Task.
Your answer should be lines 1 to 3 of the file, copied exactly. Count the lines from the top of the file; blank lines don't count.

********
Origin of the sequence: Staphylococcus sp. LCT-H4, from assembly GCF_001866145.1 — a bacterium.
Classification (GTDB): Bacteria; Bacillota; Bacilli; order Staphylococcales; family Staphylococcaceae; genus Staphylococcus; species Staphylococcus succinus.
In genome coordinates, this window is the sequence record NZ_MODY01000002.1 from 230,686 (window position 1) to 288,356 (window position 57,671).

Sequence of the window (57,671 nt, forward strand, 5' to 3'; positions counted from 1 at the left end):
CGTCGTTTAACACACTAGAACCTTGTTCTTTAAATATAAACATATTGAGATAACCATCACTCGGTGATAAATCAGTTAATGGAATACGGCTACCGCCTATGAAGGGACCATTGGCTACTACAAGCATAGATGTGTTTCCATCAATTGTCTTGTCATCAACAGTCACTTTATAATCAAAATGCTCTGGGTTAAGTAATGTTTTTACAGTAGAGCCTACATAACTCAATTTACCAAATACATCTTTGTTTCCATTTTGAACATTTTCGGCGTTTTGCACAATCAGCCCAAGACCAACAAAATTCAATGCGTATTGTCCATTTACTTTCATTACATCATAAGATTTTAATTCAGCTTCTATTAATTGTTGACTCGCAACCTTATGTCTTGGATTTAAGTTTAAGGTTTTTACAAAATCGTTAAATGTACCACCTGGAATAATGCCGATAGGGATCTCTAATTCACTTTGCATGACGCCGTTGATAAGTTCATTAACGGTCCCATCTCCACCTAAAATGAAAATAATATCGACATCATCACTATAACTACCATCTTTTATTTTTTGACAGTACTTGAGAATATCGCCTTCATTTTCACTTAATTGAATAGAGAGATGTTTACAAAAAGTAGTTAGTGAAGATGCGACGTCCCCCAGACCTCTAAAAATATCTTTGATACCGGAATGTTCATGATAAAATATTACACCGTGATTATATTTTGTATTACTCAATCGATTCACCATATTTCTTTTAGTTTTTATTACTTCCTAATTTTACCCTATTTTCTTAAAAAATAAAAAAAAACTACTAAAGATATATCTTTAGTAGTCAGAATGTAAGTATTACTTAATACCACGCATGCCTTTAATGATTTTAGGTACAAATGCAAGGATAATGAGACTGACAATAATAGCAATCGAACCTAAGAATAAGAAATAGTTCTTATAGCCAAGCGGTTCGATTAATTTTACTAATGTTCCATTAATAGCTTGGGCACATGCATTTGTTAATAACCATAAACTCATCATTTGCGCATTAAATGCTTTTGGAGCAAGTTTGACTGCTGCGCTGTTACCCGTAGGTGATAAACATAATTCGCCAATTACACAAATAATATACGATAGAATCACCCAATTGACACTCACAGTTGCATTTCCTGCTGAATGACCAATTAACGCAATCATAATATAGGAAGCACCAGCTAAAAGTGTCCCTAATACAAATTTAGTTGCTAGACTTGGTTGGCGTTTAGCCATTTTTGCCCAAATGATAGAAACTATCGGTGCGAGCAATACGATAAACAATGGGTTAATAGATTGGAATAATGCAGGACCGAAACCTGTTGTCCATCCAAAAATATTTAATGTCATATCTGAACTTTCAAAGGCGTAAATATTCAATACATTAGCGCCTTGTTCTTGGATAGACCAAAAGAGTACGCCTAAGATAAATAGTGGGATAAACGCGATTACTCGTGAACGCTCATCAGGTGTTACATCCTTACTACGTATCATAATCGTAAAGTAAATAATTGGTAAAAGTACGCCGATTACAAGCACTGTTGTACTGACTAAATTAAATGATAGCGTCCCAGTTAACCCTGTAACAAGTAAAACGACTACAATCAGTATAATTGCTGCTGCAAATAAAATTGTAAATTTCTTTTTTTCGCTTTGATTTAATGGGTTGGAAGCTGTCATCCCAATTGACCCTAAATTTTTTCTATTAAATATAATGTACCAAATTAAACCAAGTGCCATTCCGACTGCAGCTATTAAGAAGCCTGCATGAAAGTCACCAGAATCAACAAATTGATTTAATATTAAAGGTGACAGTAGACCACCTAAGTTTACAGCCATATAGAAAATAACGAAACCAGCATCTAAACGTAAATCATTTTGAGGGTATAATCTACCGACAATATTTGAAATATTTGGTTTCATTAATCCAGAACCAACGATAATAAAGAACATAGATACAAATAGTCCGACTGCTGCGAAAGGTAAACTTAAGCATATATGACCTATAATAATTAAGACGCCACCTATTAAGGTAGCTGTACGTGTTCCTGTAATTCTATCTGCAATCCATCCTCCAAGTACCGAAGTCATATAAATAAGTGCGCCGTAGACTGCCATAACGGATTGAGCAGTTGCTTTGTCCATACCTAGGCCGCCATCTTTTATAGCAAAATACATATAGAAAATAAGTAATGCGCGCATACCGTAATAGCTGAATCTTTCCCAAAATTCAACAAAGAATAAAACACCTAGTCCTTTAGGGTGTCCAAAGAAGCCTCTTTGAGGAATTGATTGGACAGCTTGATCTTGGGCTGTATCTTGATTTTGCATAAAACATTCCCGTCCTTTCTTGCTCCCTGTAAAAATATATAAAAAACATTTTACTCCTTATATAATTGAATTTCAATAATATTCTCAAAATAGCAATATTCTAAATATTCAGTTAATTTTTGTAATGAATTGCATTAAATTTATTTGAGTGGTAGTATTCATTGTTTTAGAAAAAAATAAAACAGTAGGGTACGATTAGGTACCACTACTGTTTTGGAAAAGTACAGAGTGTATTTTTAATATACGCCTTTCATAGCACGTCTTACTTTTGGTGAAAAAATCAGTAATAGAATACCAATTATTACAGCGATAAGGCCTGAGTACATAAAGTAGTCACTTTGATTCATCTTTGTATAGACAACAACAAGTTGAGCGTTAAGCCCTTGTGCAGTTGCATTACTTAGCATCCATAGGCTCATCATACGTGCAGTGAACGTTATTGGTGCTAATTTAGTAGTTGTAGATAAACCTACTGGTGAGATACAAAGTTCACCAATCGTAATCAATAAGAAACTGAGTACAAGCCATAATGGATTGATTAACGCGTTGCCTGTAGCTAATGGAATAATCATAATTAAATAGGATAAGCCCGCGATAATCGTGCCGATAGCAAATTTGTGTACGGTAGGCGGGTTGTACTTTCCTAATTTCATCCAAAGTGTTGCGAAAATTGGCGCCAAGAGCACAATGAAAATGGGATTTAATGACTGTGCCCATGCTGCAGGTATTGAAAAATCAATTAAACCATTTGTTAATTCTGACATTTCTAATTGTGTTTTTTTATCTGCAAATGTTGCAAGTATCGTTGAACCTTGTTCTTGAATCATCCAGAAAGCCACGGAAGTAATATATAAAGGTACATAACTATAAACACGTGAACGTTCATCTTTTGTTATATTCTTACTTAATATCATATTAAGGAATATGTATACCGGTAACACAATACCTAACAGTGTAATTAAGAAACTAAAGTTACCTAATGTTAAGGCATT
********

Origin of the sequence: Staphylococcus sp. LCT-H4, from assembly GCF_001866145.1 — a bacterium.
Classification (GTDB): Bacteria; Bacillota; Bacilli; order Staphylococcales; family Staphylococcaceae; genus Staphylococcus; species Staphylococcus succinus.
In genome coordinates, this window is the sequence record NZ_MODY01000002.1 from 230,686 (window position 1) to 288,356 (window position 57,671).